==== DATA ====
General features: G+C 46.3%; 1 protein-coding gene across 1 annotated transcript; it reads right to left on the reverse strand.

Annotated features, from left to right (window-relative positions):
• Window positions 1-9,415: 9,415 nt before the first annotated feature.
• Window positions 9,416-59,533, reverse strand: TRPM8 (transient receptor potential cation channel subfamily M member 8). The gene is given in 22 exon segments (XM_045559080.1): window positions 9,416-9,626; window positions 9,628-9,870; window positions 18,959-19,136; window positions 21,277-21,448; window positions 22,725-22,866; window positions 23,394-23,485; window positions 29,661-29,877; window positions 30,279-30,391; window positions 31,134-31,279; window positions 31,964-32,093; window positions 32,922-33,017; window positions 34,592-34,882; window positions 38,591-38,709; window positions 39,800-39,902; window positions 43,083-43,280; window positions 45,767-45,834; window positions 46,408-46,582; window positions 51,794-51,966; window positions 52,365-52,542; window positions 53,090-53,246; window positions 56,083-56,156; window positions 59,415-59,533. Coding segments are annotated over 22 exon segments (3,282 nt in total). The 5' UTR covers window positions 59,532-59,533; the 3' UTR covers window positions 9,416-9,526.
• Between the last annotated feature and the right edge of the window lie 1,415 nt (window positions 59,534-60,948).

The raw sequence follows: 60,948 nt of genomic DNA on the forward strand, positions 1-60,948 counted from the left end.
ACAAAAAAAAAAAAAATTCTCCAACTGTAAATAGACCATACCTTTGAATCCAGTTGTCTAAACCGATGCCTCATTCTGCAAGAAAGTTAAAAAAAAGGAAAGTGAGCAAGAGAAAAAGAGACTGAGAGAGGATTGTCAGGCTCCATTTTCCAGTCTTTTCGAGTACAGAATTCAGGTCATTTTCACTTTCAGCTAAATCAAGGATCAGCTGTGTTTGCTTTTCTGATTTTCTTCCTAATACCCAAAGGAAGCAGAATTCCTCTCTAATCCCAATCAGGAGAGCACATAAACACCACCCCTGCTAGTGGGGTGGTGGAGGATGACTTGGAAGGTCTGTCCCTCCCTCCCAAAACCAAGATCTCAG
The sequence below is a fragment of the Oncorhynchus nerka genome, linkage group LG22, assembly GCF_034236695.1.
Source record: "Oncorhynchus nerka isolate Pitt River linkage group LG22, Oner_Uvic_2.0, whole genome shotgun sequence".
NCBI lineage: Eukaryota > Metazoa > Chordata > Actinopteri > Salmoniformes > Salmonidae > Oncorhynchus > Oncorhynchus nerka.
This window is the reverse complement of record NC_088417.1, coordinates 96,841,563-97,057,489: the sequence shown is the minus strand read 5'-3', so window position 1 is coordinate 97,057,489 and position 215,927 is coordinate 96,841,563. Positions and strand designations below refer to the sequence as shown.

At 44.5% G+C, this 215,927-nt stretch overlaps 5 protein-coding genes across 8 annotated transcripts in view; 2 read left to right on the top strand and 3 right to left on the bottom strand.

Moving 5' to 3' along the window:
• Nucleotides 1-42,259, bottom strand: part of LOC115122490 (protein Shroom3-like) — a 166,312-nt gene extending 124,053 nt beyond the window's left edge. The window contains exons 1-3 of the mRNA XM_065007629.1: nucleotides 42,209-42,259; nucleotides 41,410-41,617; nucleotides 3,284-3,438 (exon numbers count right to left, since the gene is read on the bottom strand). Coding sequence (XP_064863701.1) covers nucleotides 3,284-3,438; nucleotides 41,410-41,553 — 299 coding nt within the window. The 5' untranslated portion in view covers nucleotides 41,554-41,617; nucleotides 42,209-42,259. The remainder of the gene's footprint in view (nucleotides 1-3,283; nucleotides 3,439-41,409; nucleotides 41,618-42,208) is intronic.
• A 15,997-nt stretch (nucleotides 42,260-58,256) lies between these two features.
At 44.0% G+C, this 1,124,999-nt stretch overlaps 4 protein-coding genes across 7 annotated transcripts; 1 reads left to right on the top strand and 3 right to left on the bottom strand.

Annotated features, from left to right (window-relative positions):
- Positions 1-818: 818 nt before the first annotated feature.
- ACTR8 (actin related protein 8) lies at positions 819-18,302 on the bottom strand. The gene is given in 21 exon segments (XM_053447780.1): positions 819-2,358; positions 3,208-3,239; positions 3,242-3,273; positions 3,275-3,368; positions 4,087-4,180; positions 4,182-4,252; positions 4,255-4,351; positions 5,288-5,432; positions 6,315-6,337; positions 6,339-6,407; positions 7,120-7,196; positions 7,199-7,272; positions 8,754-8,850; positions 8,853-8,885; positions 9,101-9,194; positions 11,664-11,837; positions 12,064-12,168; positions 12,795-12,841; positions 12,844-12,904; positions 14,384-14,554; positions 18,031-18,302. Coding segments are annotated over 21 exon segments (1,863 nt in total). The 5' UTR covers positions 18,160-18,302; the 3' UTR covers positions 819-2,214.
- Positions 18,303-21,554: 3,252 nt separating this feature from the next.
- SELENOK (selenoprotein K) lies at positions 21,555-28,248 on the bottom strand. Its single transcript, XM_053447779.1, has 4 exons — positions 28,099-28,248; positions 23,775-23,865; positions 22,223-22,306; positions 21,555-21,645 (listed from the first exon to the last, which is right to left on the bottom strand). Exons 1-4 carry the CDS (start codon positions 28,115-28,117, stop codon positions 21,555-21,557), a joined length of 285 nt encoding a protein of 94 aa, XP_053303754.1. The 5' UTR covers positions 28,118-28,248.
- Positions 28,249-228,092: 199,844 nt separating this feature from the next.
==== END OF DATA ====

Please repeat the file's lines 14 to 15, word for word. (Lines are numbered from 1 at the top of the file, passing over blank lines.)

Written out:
• Nucleotides 1-42,259, bottom strand: part of LOC115122490 (protein Shroom3-like) — a 166,312-nt gene extending 124,053 nt beyond the window's left edge. The window contains exons 1-3 of the mRNA XM_065007629.1: nucleotides 42,209-42,259; nucleotides 41,410-41,617; nucleotides 3,284-3,438 (exon numbers count right to left, since the gene is read on the bottom strand). Coding sequence (XP_064863701.1) covers nucleotides 3,284-3,438; nucleotides 41,410-41,553 — 299 coding nt within the window. The 5' untranslated portion in view covers nucleotides 41,554-41,617; nucleotides 42,209-42,259. The remainder of the gene's footprint in view (nucleotides 1-3,283; nucleotides 3,439-41,409; nucleotides 41,618-42,208) is intronic.
• A 15,997-nt stretch (nucleotides 42,260-58,256) lies between these two features.